Hello stem, thank you for your very comprehensive reply. I had a feeling I was on the right track although as this isn't a regular occurrence your advice provided that little bit of confidence I needed to crack on and get it done. Your suggestion re the back box is sound as I was planning to leave the connections, I remade with Wago connectors loose in the cavity although your solution would ensure the cables remain in one location in case future of a need for future access. For reference the stat is a British Gas RS2 although from I understand you are explaining I shouldn't simply just join the live and switched live with a Wago connector and leave it in the wall cavity behind the old stat; the right way being to remove the cable and bridge at the origin? Thanks again!
I seem to remember the BG RS2 is actually a rebadged Drayton RTS1. If so, there are 4 terminals. Marked L 3 2 N. You can leave the thermostat in place and insert a link between terminals L and 3 that will by-pass the thermostat and complete the circuit. Wiring regulations mean that you shouldn't leave a a live cable in a wall with no external accessory visible to indicate its presence. If your thermostat has different terminals, post back their details.

However, if you wish to remove the thermostat from the wall, then trace the cable from the thermostat back to its origin and note where the wires from terminals L and 3 are connected, then remove the thermostat cable completely. then insert a link between the terminals where the wires going to L and 3 have just been removed from so that they are electrically joined together.

Any wiring terminals should be contained inside an enclosure. It's bad practice to leave them exposed even if in a cavity.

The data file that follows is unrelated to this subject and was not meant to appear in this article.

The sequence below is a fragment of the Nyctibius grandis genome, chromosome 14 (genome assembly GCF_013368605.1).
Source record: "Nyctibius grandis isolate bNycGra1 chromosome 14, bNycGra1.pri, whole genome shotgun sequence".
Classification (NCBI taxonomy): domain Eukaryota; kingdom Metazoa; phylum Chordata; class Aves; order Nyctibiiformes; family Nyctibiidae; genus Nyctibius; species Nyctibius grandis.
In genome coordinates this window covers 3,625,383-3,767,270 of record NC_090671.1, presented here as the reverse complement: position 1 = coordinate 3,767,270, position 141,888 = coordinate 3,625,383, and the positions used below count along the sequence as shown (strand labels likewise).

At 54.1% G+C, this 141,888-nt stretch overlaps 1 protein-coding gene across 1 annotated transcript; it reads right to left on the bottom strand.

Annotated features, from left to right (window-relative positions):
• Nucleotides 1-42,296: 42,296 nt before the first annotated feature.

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Just an update to let you know that it's worked a treat, so thank you very much for your guidance which was very much welcomed; just the stat to contend with next. The only significant issue I have is sinking a box into the wall, the kitchen was fitted by a very large UK DIY chain and the quality of the workmanship is sub standard throughout so from your explanation of how it should be I'm left to contend with what you can see in the attachment, a small aperture cut into a tile to permit cable access. Perhaps it's appropriate for me to submit an enquiry on another subforum so please let me know if that's the case however perhaps can you offer any advice as to how a tile can be cut in situ so I can fit the box or if there is another acceptable solution. This tiled area in the corner of the kitchen extends half a meter square in to the kitchen and also has the waste water connections behind it. Thanks.


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Hmmm......Yes I see what you mean. Normally I just draw around the outside of the back box and carefully drill a series of holes with a small new sharp drill bit, however it will be a delicate operation to do that if there isn't physically any wall behind the area you are drilling to support the tile whilst drilling.

If there is a big void behind the tile and you can enclose the wires in small junction boxes so that just the sheath is exposed and then push them into the void that might be one way around it....


....or as you suggest, post on the tiling forum see if anyone has any ideas about cutting the tile.